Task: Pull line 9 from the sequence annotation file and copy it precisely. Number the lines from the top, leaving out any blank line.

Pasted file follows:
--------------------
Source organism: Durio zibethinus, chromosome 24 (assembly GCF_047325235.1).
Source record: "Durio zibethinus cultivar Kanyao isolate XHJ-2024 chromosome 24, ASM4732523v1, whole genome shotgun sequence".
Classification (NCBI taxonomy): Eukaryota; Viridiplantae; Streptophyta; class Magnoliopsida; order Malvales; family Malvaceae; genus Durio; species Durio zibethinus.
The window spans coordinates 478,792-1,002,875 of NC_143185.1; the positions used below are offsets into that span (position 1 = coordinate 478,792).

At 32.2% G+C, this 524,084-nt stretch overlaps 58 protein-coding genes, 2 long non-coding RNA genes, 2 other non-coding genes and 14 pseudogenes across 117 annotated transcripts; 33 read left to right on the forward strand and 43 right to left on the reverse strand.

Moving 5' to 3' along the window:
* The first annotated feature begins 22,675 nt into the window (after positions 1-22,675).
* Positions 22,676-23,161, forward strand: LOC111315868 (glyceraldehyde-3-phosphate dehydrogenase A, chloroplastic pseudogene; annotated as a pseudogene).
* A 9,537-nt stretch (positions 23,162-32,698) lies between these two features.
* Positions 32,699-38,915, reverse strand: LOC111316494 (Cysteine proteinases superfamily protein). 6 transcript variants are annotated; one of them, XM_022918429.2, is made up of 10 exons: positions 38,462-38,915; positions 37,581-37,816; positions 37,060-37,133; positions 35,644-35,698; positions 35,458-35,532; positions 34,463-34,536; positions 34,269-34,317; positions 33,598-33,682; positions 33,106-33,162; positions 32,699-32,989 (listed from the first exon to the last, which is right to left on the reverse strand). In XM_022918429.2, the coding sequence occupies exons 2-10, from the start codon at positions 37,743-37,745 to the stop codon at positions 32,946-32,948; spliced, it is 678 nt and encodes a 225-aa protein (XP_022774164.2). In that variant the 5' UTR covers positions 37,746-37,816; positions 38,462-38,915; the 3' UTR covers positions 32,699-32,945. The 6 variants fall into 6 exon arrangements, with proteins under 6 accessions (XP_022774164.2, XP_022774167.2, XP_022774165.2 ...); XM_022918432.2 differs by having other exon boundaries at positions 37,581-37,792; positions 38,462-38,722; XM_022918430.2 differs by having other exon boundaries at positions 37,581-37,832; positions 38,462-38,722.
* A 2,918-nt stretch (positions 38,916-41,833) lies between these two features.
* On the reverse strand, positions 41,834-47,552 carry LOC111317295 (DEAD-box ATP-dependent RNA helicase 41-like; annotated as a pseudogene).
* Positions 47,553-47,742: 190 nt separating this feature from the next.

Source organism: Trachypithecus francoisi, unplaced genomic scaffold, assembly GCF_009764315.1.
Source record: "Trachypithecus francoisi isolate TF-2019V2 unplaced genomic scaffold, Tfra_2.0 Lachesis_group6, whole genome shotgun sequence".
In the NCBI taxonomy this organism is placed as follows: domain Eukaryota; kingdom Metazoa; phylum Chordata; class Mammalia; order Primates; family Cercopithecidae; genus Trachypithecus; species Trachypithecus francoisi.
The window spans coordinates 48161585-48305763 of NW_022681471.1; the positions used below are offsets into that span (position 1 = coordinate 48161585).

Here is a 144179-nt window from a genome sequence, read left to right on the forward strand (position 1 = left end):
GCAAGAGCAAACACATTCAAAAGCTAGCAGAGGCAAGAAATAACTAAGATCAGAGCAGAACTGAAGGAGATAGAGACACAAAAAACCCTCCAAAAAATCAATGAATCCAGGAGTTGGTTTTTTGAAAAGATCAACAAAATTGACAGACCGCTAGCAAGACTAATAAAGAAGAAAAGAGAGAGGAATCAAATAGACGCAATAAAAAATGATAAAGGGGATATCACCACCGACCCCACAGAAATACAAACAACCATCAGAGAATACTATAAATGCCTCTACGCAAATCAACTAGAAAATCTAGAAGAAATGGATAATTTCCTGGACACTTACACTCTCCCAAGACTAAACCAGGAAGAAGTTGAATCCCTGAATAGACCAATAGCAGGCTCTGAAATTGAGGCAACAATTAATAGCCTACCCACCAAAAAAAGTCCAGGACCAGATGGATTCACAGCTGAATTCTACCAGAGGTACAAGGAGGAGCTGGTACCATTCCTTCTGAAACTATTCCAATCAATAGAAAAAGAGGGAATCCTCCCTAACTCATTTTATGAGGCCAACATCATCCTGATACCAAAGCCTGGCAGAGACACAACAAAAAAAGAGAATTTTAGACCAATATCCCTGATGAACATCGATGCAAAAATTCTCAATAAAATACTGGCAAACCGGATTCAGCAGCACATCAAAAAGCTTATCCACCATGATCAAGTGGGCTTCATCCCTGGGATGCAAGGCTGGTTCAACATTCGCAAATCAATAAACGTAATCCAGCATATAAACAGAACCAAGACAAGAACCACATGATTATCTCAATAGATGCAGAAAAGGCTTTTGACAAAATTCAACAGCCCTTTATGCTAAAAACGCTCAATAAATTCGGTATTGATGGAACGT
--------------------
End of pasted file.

* A 9,537-nt stretch (positions 23,162-32,698) lies between these two features.